Back in the 90s, a Democratic party operative named Paul Begala popularized the aphorism that “politics is show business for ugly people.” To his credit, he never claimed any pride of authorship: “I might have heard it in a bar.”
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There's no clearer demonstration of the truth of it than America's quadrennial party conventions, huge professional-wrestling affairs during which all the dialogue is shouted, the good guys cheered, the bad guys booed, and the contest outcomes long since determined.
This year, Republicans will be in Cleveland and Democrats in Philadelphia. The locations are really irrelevant. Both convention sites will be cordoned off; protesters and dissenters will be shuffled into “First Amendment Zones” far from the action, and nothing will be permitted to disturb the kayfabe between balloon drops.
Conventions, like “appealing to the base” and “pivoting to the General,” are rituals and talismans of American elections. Candidates drag into them after bruising primary seasons and then “bounce” out with a slight bump in the polls.
The size and spread of the bump becomes the subject of breathless analysis for the next several days. Its meaning is scrutinized, then forgotten.
This year, something a little unusual happened: an apparently swift, pre-convention reversal of trends in several key states. Before July 13, Hillary Clinton seemed to be consolidating a solid, durable lead in Pennsylvania, Ohio, and a few others.
Donald Trump, undisciplined and unable (or unwilling) to control his penchant for outrageous pronouncements, was trending downward.
The July 13 Quinnipiac poll, which showed Trump making solid gains and even taking slight leads (though within the margins of error) in Pennsylvania and Florida, put us back in familiar territory. The Trump camp crowed. The Clinton side said that polls at this point don't mean anything. Certainly not one single poll after a week of bad news.
While these dismissals were opportunistic, they had a point. Clinton had a very bad—and very public—week of news.
Polls are momentary pictures of sentiment, and what we see through the noise is really the base reality of national elections: that around forty percent of voters are committed to one or other of the two major parties regardless of any external circumstance. The remainder are mostly either uninterested, uncommitted, or uninformed and will vacillate for the next several months.
Yet Clinton's momentary appearance of weakness slightly reinvigorated the more dedicated supporters of her opponent in the primary, Bernie Sanders, despite the fact that he publicly endorsed her that same week. Among other things, Sanders had always polled better against Trump than Clinton in hypothetical contests.
I supported Sanders, though I was never a devotee, because I saw him as marginally preferable to Clinton on matters of economics, where he embraced what would in most other Western countries count as modest center-leftism, and because he very mildly broke with the consensus on Israel by insisting that Palestinians might have some rights as a people.
But I always assumed he would lose (he did better than I expected), and I was sure he would endorse the Democratic nominee.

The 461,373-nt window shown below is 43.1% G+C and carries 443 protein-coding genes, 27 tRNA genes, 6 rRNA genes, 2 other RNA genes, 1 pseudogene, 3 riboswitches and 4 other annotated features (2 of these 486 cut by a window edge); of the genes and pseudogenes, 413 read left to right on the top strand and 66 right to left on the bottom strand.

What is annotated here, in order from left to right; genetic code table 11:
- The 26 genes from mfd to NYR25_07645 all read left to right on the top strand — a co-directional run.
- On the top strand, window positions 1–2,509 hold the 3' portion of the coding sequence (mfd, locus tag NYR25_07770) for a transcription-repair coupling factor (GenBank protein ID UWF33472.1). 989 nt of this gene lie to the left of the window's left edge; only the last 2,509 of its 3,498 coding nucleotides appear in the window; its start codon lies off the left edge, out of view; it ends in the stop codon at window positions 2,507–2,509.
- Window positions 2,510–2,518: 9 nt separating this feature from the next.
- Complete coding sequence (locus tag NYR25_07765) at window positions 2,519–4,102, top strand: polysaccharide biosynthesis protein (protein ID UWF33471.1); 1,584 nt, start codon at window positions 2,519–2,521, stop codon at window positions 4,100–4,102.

The voices of the #BernieorBust brigade have been over-amplified in social media. In the 2008 campaigns, there was an even larger number of Clinton supporters who said they would never vote for Obama, and we all know how that turned out.
But these voices, along with the inability of Clinton to visibly pull away from Trump no matter his errors, will make for a volatile few weeks leading into the Convention spectacles.
I live in Pennsylvania, a state that hasn't voted for a Republican President since George H.W. Bush. I find it difficult to believe that Trump stands a chance, and yet you need only listen to someone like Lou Mavrakis, the mayor of Monessen, a troubled former steel town where Trump recently spoke, to understand why many outside of Pittsburgh's big cities might tell pollsters they're considering Trump.
“Do I think Mr. Trump is going to bring back the steel industry? Absolutely not,” Mavrakis said in a recent interview, where he was also at pains to say that he was only “thinking” of voting for Trump. But neither Obama nor Clinton has spent much time in American's post-industrial Rust Belt, and its inhabitants are eager to send a message of discontent.
Unlike Mr. Mavrakis, I'm not thinking about voting for Trump. I'm gay, a Jew, a city boy now (though I did grow up in rural Pennsylvanian coal country).
A candidate who will openly and, let's be honest, knowingly bruit the ugliest tropes and images of white nationalism and anti-Semitism, is the enemy. Calls for religious tests for Muslims by Trump and his supporters should terrify Jews. We have been there before.
Still, I admit to having a very difficult time imaging how I would ever vote for Clinton.
The sideline spectacle of email scandals and Benghazi bore me, but her avowedly militaristic foreign policy, her disastrous advocacy of war in Libya, her evident closeness to the same financial firms that nearly destroyed the world economy in 2007-2008 and never reformed, and her supporters undermining attempts by Cornel West and others to make the Democratic Party Platform acknowledge the Palestinian people disturb me deeply.
I know I am not alone in this. I suspect that many other left-leaning Jews, anti-interventionists, Black Lives Matter activists, and others in the state and in the country will do as I intend to: wait to see how very close it is on election day before deciding to vote for a third party, to simply abstain, or, only if things look bad, to pray for forgiveness and choose the devil we know.
Jacob Bacharach www.jacobbacharach.com is a writer based in Pittsburgh, Pennsylvania. He is the author of the novel The Bend of the World. Follow him on Twitter: @jakebackpack